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Russian Art

Resplendent Repin at the State Tretyakov Gallery

By Reto Barmettler

A mong the many masterpieces that the State Tretyakov Gallery brought together for their latest blockbuster exhibition – this time dedicated to perhaps Russia’s most popular painter, Ilya Repin – one work overshadows them all. Hanging at the far end of the huge gallery space on Krimsky Val, the monumental Ceremonial Meeting of the State Council on May 7, 1901 from the collection of the State Russian Museum in St Petersburg is not only impressive because of its sheer size, but because of its compositional complexity, an assemblage of no fewer than 81 individual portraits in a single canvas.

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Ilya Repin, Ceremonial Meeting of the State Council on May 7, 1901.

The painting was commissioned to commemorate the ceremonial meeting held to mark the 100th anniversary of the State Council. To complete this major commission, Repin took on two of his students, Ivan Kulikov and Boris Kustodiev, as his assistants. They executed a large number of studies for the painting – 48 portrait studies by Repin alone are known. The portrait of Count Alexei Ignatiev by Kustodiev, widely exhibited during the first decade of the 20th century, including at the 1907 Venice Biennale, will be offered in Sotheby’s Russian Pictures sale on 4 June.

Repin documented the rapid social and political changes that swept through Russia in the late 19th and early 20th centuries like no other artist. Born during the reign of Nicholas I and nearly two decades before the emancipation of serfs, he died in 1930 at his country estate Penaty, by then part of Finland. His subjects ranged from destitute peasants and barge haulers to members of the Imperial Court, and leading intellectuals of the day, including Leo Tolstoy.

Like many artists and intellectuals, Repin reacted with shock and anger to the events of Bloody Sunday in January 1905, when Tsarist troops shot into a crowd of unarmed and peaceful demonstrators. Sympathetic to the February Revolution of 1917 – he painted two portraits of Alexander Kerensky, who posed for him in what used to be Nicholas II’s library at the Winter Palace – Repin refused to return to Russia after the October Revolution, despite the best efforts of the communist regime to win him over to their cause. Even so, Repin never fell from grace during the communist era.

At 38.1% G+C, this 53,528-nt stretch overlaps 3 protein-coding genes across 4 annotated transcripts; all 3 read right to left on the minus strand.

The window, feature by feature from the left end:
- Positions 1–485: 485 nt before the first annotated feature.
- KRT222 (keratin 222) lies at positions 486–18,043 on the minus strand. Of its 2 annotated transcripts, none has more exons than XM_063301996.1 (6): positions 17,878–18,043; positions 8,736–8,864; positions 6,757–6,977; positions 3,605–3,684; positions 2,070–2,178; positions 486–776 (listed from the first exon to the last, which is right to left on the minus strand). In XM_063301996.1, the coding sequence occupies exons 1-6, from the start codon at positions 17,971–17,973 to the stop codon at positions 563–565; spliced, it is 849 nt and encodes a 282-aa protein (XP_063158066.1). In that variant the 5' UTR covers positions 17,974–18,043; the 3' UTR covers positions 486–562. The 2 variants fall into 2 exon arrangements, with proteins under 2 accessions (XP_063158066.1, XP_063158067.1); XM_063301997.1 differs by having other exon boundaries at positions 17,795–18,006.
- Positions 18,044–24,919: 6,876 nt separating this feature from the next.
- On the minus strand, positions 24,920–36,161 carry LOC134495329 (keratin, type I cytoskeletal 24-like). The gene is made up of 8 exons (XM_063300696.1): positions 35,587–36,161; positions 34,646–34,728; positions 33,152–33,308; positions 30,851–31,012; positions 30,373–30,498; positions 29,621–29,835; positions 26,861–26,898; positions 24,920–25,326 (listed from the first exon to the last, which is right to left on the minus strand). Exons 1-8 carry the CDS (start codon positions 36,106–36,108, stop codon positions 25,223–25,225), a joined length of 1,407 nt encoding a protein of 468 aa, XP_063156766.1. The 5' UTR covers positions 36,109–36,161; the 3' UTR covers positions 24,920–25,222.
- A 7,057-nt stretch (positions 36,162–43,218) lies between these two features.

No less than five major exhibitions were held at the Tretyakov Gallery and the Russian Museum between 1924 and 1969, and his social realism was a source of inspiration for the Socialist Realism of the 1930-50s. His paintings of ordinary people were interpreted as proto-communist, and his religious works as well as his official portraits of Imperial Court were re-interpreted along ideological lines. Ceremonial Meeting of the State Council on May 7, 1901 was, for example, seen as an unsympathetic depiction of a coterie of old, corrupt men supporting an autocratic, out-of-touch regime.

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Ilya Repin

By contrast, Repin’s young protégé Kustodiev ended his days in Russia, wheelchair-bound and suffering from tuberculosis of the spine, finding solace in nostalgic depictions of old market towns and their buxom merchants’ wives. He was to die three years before his master in 1927, at just 49 years old.

The Russian Pictures sale also includes a study by Repin for his Procession in an Oak Forest, which is currently on loan to the the Tretyakov. The Repin exhibition runs until 18 August 2019.

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